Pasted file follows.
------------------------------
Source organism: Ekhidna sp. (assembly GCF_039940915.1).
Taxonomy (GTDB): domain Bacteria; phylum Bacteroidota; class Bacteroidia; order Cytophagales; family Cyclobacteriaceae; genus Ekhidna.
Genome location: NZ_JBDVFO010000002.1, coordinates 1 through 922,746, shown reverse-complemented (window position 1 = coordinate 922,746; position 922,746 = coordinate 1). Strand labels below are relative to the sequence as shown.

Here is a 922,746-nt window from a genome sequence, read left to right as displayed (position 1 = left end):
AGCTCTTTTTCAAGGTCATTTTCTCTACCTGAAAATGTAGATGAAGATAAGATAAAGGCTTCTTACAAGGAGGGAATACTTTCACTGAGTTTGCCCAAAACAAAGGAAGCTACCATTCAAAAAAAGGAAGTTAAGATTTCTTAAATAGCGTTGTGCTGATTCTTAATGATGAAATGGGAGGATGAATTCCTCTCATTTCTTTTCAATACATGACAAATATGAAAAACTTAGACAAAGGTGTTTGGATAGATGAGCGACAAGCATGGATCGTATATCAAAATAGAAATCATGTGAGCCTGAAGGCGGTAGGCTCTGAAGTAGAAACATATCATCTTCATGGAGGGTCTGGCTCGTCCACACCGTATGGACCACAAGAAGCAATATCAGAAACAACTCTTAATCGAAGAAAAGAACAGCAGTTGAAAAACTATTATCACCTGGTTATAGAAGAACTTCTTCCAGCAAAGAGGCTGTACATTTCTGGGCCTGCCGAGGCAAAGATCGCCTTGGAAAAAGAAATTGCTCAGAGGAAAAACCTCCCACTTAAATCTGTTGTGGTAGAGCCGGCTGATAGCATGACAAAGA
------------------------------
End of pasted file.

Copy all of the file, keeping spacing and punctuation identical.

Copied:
Source organism: Ekhidna sp. (assembly GCF_039940915.1).
Taxonomy (GTDB): domain Bacteria; phylum Bacteroidota; class Bacteroidia; order Cytophagales; family Cyclobacteriaceae; genus Ekhidna.
Genome location: NZ_JBDVFO010000002.1, coordinates 1 through 922,746, shown reverse-complemented (window position 1 = coordinate 922,746; position 922,746 = coordinate 1). Strand labels below are relative to the sequence as shown.

Here is a 922,746-nt window from a genome sequence, read left to right as displayed (position 1 = left end):
AGCTCTTTTTCAAGGTCATTTTCTCTACCTGAAAATGTAGATGAAGATAAGATAAAGGCTTCTTACAAGGAGGGAATACTTTCACTGAGTTTGCCCAAAACAAAGGAAGCTACCATTCAAAAAAAGGAAGTTAAGATTTCTTAAATAGCGTTGTGCTGATTCTTAATGATGAAATGGGAGGATGAATTCCTCTCATTTCTTTTCAATACATGACAAATATGAAAAACTTAGACAAAGGTGTTTGGATAGATGAGCGACAAGCATGGATCGTATATCAAAATAGAAATCATGTGAGCCTGAAGGCGGTAGGCTCTGAAGTAGAAACATATCATCTTCATGGAGGGTCTGGCTCGTCCACACCGTATGGACCACAAGAAGCAATATCAGAAACAACTCTTAATCGAAGAAAAGAACAGCAGTTGAAAAACTATTATCACCTGGTTATAGAAGAACTTCTTCCAGCAAAGAGGCTGTACATTTCTGGGCCTGCCGAGGCAAAGATCGCCTTGGAAAAAGAAATTGCTCAGAGGAAAAACCTCCCACTTAAATCTGTTGTGGTAGAGCCGGCTGATAGCATGACAAAGA